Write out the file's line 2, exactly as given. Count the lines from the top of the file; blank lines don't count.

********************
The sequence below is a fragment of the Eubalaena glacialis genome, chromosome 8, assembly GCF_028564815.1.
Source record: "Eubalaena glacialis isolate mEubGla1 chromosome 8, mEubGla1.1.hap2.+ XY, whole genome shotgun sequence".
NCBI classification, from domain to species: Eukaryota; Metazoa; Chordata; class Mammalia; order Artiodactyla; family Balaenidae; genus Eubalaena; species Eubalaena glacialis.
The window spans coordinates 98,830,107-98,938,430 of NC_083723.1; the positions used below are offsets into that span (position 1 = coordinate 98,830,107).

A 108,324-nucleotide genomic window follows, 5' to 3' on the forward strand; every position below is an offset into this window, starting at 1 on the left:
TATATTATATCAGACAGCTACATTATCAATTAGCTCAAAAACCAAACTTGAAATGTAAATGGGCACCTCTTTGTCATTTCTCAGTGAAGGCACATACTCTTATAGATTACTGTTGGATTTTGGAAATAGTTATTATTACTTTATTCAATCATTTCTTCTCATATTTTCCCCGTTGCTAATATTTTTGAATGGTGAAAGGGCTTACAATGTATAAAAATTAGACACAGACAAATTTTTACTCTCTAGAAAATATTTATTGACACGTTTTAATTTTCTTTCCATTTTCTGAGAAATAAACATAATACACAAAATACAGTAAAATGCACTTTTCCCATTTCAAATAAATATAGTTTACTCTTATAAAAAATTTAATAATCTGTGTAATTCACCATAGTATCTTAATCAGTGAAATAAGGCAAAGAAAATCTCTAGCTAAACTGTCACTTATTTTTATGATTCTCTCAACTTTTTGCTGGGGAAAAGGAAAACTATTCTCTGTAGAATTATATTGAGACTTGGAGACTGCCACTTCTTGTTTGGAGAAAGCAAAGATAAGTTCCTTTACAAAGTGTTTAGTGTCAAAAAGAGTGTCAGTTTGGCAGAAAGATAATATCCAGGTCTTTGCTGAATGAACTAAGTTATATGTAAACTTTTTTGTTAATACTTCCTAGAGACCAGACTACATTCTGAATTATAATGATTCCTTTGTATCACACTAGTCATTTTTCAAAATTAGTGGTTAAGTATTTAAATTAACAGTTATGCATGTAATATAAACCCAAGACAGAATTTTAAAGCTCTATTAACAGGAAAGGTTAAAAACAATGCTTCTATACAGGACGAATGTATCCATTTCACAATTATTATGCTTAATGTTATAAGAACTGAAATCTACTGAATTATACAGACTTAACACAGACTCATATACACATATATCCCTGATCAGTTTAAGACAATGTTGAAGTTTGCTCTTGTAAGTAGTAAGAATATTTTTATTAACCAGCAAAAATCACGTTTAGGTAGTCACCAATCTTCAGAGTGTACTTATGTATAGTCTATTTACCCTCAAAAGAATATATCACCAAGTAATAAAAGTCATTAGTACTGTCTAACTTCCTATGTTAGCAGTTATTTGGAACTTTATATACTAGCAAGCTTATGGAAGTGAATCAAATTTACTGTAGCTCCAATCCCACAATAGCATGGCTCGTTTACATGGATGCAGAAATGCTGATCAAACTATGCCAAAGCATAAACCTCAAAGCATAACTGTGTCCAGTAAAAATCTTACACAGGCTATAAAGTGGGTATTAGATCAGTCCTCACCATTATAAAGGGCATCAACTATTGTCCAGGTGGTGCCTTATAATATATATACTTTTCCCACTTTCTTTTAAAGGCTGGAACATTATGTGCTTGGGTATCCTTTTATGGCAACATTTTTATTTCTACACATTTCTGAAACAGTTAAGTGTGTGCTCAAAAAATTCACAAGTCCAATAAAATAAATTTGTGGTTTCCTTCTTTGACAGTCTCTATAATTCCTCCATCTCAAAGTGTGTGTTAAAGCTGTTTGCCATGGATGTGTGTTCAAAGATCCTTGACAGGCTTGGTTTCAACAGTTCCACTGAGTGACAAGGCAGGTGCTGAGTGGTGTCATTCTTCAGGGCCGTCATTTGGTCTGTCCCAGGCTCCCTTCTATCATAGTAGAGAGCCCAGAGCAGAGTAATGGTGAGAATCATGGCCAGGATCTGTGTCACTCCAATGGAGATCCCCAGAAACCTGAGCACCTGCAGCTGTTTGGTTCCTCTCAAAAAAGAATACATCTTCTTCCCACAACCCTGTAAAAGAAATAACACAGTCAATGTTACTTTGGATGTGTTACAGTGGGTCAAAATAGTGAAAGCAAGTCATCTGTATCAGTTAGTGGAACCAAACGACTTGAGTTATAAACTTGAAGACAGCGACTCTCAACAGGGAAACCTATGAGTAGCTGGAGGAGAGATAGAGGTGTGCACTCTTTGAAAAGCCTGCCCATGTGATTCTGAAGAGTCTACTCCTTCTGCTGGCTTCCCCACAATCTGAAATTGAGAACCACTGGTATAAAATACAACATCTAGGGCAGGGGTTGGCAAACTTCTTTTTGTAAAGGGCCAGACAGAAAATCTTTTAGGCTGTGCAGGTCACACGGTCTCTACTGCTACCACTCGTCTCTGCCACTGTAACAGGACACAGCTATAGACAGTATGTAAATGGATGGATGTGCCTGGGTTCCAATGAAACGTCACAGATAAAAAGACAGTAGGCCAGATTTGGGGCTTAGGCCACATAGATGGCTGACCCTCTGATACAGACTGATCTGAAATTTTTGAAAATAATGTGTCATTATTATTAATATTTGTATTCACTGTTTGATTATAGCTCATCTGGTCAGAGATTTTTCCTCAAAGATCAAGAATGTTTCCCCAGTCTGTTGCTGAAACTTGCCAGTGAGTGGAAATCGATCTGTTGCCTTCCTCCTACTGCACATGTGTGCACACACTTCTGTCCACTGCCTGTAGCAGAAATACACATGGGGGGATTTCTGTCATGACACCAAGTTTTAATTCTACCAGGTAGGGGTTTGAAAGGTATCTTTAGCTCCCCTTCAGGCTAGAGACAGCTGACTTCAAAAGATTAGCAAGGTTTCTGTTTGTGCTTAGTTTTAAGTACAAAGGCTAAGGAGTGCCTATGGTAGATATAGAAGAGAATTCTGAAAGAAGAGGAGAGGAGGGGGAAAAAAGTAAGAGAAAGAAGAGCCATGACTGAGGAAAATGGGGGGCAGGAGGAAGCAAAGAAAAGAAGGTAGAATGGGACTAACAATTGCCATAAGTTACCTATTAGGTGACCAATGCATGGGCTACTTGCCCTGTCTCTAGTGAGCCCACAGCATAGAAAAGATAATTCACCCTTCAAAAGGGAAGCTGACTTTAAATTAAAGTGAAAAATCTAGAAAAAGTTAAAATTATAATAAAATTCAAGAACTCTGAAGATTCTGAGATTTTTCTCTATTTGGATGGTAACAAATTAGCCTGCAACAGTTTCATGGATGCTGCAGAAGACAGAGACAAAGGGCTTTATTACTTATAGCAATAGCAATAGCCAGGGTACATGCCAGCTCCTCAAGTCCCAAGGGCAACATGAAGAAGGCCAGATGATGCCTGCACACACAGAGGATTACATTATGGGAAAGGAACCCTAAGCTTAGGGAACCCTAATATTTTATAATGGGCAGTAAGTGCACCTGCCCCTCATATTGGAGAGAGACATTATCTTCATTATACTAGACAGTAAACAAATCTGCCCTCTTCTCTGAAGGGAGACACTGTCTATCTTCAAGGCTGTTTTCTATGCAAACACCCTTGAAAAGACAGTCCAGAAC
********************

Source record: "Eubalaena glacialis isolate mEubGla1 chromosome 8, mEubGla1.1.hap2.+ XY, whole genome shotgun sequence".